What’s The Deal With Thomas Rhett?
Thomas Rhett spoke to Pollstar on the heels of winning two big accolades, Male Vocalist of the Year and Song of the Year (“Die A Happy Man”), at the Academy of Country Music Awards, which Rhett accepted with tearful modesty. It’s a career-changer and he’s well aware of it.
He is wrapping up the spring leg of his “Home Team Tour” and about to hit the summer festival circuit. Meanwhile, he has dropped the single “Craving You” featuring Maren Morris, which follows seven No. 1 hits.
This interview is all over the place, spanning recent shows playing to 260 fans in Belgium and 12,000 fans in the U.S. to why you shouldn’t “eat the mic” to a new publishing deal with partners Rhett Akins (his dad) and Virginia Davis (his manager).
OK, here’s an idea: I’ll read off some box office figures and we’ll get your take on them. In November, we have a show in the Netherlands that drew 700 people and one in Belgium that drew 262. That’s cool; it’s overseas. But then the next one is Allen County War Memorial Coliseum in Fort Wayne at 8,017. What’s your story?
When I hear those numbers I think back to Amsterdam and I think to myself, “That’s the first time I’ve ever played a show in Amsterdam, period.” I don’t think they have any kind of country radio at all in Amsterdam, and we sold the place out. Even though it’s really small, it’s crazy to go overseas and see that many people show up, especially in a town where they don’t speak English. And a town that doesn’t have a country radio presence.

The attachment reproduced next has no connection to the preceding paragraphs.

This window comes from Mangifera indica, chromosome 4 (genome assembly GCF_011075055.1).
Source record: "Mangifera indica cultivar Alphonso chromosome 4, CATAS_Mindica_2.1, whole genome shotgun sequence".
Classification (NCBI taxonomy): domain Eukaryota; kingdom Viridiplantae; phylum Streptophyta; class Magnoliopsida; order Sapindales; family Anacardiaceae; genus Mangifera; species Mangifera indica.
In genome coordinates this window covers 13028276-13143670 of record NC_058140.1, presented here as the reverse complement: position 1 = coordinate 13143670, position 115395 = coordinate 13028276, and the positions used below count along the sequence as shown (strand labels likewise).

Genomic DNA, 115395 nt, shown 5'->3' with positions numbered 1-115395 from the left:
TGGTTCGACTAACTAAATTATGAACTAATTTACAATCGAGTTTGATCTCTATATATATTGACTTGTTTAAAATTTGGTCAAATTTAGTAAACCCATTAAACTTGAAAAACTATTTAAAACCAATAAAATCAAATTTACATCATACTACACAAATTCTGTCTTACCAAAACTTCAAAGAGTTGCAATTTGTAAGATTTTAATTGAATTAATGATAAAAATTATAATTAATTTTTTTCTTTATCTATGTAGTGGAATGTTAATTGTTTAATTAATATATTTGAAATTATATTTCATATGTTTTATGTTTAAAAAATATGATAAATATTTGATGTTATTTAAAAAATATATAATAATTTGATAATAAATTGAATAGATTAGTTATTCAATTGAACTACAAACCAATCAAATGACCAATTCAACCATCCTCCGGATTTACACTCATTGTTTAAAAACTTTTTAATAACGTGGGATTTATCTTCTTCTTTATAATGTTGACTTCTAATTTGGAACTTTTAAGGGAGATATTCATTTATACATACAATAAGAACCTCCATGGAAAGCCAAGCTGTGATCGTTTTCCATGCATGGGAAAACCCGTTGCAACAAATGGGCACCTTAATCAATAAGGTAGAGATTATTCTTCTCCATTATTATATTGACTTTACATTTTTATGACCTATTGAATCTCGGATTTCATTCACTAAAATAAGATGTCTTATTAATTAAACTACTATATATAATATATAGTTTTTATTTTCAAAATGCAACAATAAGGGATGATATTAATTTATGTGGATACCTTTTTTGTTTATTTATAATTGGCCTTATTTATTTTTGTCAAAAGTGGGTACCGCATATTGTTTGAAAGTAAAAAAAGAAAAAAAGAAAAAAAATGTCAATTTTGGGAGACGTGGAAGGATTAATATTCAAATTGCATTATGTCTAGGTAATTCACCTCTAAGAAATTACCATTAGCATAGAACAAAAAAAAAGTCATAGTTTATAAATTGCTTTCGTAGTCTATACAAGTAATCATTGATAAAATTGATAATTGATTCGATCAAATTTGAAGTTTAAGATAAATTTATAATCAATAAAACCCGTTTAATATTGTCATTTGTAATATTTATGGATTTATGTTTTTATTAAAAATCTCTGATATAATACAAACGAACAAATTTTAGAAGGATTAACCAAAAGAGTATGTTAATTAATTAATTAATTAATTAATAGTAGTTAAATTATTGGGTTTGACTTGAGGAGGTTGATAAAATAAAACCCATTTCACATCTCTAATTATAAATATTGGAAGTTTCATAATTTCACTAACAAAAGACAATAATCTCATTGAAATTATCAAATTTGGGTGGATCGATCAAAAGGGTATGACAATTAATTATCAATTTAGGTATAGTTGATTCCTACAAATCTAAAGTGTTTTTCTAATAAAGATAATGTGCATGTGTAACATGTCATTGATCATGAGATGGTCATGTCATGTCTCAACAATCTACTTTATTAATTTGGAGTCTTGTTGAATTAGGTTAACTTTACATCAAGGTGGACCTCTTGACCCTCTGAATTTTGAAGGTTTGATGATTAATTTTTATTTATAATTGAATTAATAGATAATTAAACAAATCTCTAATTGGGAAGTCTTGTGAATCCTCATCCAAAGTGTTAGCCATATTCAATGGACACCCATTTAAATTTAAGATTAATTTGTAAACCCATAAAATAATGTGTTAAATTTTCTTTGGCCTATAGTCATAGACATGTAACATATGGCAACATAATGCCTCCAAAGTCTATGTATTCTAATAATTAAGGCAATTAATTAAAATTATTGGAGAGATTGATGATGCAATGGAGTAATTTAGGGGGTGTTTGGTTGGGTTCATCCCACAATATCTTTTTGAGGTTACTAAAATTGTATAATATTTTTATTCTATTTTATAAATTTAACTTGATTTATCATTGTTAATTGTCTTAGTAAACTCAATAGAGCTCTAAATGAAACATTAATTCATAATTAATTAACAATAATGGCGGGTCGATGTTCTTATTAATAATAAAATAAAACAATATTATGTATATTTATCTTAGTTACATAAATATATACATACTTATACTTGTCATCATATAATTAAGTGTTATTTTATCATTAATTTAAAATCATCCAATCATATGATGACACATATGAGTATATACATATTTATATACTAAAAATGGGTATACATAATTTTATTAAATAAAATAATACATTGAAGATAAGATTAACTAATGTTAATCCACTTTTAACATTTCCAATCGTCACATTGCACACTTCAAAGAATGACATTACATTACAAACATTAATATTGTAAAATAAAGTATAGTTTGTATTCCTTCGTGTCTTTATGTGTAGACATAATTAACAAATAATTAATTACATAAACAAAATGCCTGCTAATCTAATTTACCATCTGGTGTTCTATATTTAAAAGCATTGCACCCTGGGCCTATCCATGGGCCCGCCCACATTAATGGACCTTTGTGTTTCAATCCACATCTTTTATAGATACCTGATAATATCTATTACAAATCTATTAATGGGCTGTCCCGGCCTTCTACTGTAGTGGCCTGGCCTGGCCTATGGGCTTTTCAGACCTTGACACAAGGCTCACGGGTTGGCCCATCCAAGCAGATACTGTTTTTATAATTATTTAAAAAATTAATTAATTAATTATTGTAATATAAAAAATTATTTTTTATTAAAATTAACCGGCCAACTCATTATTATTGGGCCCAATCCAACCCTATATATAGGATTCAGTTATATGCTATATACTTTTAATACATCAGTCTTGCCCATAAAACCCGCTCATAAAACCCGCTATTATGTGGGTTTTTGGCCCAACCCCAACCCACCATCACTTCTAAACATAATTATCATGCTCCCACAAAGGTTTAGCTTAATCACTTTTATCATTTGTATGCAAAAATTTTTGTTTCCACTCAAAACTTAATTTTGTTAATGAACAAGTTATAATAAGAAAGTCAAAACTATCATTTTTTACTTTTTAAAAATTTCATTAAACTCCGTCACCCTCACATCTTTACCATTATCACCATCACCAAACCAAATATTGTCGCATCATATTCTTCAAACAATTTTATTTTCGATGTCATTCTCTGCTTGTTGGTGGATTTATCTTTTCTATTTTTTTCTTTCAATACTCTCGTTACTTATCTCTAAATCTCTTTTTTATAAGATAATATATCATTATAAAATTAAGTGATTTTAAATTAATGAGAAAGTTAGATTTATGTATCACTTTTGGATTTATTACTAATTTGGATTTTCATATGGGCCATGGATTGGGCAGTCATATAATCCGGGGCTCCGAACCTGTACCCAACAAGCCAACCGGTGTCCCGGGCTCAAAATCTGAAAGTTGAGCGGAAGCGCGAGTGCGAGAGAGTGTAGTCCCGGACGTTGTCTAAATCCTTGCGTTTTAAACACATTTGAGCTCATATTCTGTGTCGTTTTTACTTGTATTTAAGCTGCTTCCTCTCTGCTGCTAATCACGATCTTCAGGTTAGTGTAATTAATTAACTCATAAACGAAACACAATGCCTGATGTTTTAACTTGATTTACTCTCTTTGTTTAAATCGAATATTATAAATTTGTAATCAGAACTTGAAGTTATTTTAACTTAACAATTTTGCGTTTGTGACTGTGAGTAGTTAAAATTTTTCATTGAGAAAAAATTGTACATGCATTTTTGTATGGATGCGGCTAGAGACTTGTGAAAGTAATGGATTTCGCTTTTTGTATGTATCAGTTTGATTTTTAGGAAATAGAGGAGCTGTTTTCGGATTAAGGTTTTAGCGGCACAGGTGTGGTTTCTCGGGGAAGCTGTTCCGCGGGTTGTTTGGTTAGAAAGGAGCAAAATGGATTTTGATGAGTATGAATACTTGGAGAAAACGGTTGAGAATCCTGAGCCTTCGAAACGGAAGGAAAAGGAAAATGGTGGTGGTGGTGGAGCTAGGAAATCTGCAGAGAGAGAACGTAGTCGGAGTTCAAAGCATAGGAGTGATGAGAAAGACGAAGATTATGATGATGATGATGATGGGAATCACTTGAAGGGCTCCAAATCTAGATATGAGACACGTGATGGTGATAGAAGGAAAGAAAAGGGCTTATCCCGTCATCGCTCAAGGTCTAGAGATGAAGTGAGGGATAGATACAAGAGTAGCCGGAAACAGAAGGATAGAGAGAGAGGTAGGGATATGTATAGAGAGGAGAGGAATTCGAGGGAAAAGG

Then, going to Belgium, as small as that show was, I’ll never forget it because I’ve never seen people more happy to see somebody in their entire life. They were, like, “Thank you so much for coming to our little town of Antwerp because everyone always skips us and goes straight to Amsterdam.”
And when you talk about the War Memorial Coliseum, man, going into this year I literally tried to convince my management for a solid six months not to let me headline. I said, “Please let me go out with Luke or Dierks. I’m not ready; I’m terrified.” But they said it was time for me to break out from the pack and see what kind of numbers I could do.
So they told me about that show and another show in Baltimore that seated 12,000 people. I said, “You’re crazy for putting me in that building.” We went there in March and put 12,000 people in it. The entire place was sold out except for a couple seats.
So when I hear those numbers it makes me think back to the past five years and all the hard work we’ve put in to making the show what it is, and all the credit is due to the band and the crew. From 200 people in Antwerp to 12,000 in Baltimore. It’s just been a crazy year to see the growth of how big my show has become.
After the award wins at the ACMs, did you see an immediate change in the atmosphere?
I just don’t think of myself [as being] on that level. Does that make any sense? I’m not trying to understate it but being in a category with Keith Urban and Chris Stapleton and Dierks Bentley and those people, I just felt like a child next to those guys. Not even because I’m younger than they are but because those are my idols and I didn’t feel like I was supposed to be in that category.
I was just a bit shocked, honestly. Winning song and male vocalist at a big awards show, man, that’s like a “big boy thing,” if that makes any sense. I was shocked but I was very honored; I will remember it forever.